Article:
Photo by Rose Collins

Do you have a plan to vote?

Let us tell you the information you need to register and cast a ballot in D.C.

Incoming Executive Chef Robert Curtis has transformed Hazel from the Asian-accented affair conceived by opening chef Rob Rubba to a restaurant one could call “Turk-ish.” Curtis took over shortly after Rubba left in June to open Oyster Oyster.

Gone from the Shaw restaurant are Rubba’s kimchi ragu gnocchi, Peking duck spread with bao buns and duck fried rice, and trademark Fire Panda hot sauce. Now guests are greeted with complimentary puffy balon ekmek (Turkish balloon bread) topped with toasted coriander and nigella seeds to pair with dips such as whipped tahini, muhammara, beet-top shug, and carrot haydari.

Taking over Hazel is a homecoming for Curtis. Born in Philadelphia, he grew up in Bethesda and attended Johnson & Wales University in Charlotte, North Carolina to get his culinary training.

“The more I look back, the more I realize I was always cooking,” he says. “Everyone in my family is a great home cook, and everyone has their specialty. My dad is still the barbecue guy, while my mom’s filé gumbo is fantastic.”

After graduating in 2009, Curtis moved back to the D.C. area to work at Brabo and Restaurant Eve in Alexandria and Bourbon Steak in Georgetown, before heading out to San Francisco three years ago for a gig at Michael Mina’s RN74. But when RN74 closed last October, the chef reassessed and decided to return east.

Before his big move he took a lengthy detour, first to visit his fiancé in Turkey, where eating at meyhane-style eateries (bars serving mezze) inspired him to think of new culinary directions for his career.

Then it was on to Copenhagen from March through May of this year to apprentice at the new incarnation of Noma. Curtis says he was most inspired by the way the world-renowned restaurant’s dishes “impart a serious depth of flavor,” a layering technique he hopes to showcase at Hazel.

Rose Collins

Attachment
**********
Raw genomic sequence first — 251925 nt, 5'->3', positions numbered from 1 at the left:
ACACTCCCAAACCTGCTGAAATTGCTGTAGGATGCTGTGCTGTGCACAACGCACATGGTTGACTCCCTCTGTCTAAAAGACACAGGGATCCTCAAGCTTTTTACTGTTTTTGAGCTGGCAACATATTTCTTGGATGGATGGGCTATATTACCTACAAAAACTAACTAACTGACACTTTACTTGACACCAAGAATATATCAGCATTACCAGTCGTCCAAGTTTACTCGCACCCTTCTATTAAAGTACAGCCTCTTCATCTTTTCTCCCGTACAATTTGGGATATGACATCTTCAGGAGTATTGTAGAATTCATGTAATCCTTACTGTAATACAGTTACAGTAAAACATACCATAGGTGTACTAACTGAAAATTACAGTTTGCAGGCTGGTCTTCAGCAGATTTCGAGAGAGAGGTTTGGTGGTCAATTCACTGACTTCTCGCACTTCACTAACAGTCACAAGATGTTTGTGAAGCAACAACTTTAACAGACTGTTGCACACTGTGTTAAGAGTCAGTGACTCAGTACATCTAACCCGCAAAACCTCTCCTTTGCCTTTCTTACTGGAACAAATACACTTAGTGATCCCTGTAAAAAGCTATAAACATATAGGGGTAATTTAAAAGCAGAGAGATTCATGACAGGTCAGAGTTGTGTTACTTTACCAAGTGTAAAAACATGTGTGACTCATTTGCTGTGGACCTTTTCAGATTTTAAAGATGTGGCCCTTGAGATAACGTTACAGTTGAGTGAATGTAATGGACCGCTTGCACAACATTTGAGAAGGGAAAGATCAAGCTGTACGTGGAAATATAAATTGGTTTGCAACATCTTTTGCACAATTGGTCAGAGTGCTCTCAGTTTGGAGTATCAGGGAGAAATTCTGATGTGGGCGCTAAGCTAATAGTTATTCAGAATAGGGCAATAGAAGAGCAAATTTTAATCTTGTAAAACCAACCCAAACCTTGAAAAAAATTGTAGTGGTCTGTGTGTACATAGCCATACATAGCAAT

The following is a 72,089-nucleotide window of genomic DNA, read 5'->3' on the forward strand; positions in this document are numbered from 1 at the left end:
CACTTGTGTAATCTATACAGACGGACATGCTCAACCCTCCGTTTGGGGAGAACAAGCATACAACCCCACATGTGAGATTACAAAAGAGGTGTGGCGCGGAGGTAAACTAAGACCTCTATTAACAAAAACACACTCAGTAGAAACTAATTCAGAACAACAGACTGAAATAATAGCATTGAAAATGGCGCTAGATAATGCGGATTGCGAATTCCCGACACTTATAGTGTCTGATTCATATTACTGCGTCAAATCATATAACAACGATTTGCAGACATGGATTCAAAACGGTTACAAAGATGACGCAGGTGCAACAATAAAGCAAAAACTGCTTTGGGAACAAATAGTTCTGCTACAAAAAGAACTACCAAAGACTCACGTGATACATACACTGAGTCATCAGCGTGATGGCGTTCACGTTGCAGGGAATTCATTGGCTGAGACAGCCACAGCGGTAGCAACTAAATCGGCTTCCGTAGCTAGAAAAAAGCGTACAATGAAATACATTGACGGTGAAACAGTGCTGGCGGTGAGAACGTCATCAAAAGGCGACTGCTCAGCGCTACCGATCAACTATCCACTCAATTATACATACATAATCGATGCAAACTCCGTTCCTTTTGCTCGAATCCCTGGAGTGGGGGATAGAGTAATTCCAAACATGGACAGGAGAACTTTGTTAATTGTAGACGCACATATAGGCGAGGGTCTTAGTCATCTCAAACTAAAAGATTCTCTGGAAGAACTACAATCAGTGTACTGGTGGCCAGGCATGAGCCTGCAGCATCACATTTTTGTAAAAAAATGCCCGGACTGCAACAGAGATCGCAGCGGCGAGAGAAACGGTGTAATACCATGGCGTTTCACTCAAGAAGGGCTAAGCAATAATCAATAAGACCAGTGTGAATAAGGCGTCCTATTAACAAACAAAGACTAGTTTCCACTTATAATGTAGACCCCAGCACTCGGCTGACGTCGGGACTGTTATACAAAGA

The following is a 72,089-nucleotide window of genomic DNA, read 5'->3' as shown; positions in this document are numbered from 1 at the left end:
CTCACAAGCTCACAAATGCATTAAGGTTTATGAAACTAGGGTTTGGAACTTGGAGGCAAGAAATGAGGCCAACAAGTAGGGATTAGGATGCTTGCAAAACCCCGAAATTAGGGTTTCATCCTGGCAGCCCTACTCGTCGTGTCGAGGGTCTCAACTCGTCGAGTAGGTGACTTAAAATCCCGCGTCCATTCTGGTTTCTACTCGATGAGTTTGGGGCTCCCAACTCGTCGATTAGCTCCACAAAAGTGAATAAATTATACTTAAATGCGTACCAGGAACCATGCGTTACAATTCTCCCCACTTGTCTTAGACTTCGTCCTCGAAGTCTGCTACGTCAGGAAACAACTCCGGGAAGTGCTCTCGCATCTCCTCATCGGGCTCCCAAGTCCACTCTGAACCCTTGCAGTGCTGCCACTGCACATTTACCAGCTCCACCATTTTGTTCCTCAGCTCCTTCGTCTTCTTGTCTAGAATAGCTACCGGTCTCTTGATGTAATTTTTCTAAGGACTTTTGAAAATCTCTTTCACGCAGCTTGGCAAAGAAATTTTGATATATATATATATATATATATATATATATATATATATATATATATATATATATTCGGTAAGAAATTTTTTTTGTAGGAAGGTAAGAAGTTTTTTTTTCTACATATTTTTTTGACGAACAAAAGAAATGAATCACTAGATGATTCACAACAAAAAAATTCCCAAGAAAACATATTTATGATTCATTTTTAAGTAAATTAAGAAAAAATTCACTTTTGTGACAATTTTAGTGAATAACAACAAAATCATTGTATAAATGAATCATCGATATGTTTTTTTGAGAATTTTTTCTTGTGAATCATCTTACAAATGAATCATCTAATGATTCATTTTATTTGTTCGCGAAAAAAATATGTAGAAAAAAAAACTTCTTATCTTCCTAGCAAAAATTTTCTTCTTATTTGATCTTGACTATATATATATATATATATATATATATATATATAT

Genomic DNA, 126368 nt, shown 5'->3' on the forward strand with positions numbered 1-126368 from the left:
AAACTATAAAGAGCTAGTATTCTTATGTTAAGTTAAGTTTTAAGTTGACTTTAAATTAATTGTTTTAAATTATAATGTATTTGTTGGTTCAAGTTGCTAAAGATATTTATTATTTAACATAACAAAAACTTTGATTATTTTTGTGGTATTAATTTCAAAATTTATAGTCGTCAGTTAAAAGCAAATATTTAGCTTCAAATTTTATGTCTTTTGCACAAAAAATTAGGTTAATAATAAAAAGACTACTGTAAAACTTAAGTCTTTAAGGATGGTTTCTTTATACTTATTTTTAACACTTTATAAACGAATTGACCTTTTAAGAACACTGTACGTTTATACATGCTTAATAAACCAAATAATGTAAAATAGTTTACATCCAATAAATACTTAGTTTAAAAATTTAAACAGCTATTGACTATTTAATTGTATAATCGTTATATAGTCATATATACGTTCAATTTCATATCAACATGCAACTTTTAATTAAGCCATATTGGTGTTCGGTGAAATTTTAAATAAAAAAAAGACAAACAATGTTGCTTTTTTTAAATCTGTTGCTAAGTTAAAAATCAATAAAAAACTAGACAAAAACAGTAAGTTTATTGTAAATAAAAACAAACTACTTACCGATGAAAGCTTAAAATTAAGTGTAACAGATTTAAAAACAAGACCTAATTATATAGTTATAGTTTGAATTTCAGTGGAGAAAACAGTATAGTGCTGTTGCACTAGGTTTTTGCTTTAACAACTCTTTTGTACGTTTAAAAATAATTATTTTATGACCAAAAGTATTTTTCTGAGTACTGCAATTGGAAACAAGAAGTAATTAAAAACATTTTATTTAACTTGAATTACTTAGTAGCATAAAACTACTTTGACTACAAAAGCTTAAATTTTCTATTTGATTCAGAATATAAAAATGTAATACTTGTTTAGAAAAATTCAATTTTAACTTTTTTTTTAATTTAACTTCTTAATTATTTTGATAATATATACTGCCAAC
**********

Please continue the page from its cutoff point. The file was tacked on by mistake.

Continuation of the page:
Curtis’ menu, which debuts today, is divided into four sections of shareable plates—greens & beans, grains of various names, animal kingdom, and feast—with a heavy emphasis on vegetable preparations. See the full menu below.

Standout dishes include charred cabbage crusted with ginger garlic crumbles and an orange caraway vinaigrette; crispy potatoes tossed in za’atar spice and accompanied by dollops of harissa aioli; and a hearty, umami-rich porridge featuring braised rye berries, barley, rice, and sunflower seeds.

There is one carry-over from the original concept—the Lazy Susans are still in use. “I like their wow factor,” says Curtis. He offers a trio of large format dishes on the spinning turntables, which he recommends for three to four guests to share.

Like Rubba, Curtis showcases duck in one of these XL dishes. Curtis’ prep calls for Rohan duck brined in cardamom and coffee, which is then dry-aged. The breast is pan-roasted and Curtis uses the thighs to make a roulade. The fowl arrives with braised lentils and roasted curried carrots.

Diners will also still see gnocchi and foie gras mousse on the menu—both dishes Rubba was known for—but Curtis puts a completely different spin on each. “It’s been an organic transition,” he says. “People stopped asking for the old hits and are saying, ‘Hey, what’s this? This is great!’”

Hazel, 808 V St. NW; 202) 847-4980; hazelrestaurant.com